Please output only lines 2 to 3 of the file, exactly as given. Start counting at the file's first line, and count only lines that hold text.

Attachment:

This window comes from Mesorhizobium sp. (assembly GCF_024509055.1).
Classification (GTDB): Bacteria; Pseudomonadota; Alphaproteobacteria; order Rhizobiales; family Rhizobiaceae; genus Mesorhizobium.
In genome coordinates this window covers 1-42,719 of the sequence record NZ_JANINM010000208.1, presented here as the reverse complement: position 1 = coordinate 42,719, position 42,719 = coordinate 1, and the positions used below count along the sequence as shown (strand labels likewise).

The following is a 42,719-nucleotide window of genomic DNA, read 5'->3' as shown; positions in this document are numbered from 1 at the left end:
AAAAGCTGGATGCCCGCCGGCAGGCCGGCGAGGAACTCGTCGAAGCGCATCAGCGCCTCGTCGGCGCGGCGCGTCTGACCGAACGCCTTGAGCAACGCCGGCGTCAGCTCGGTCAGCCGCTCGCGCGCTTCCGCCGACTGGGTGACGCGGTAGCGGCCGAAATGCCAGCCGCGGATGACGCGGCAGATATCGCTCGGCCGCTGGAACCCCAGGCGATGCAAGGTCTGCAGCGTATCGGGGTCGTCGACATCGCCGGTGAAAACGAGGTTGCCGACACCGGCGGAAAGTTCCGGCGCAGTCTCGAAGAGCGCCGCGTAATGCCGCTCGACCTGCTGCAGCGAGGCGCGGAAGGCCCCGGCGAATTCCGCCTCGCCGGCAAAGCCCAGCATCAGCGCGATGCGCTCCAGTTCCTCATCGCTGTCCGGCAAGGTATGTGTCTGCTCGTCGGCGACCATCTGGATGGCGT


Classification (GTDB): Bacteria; Pseudomonadota; Alphaproteobacteria; order Rhizobiales; family Rhizobiaceae; genus Mesorhizobium.
In genome coordinates this window covers 1-42,719 of the sequence record NZ_JANINM010000208.1, presented here as the reverse complement: position 1 = coordinate 42,719, position 42,719 = coordinate 1, and the positions used below count along the sequence as shown (strand labels likewise).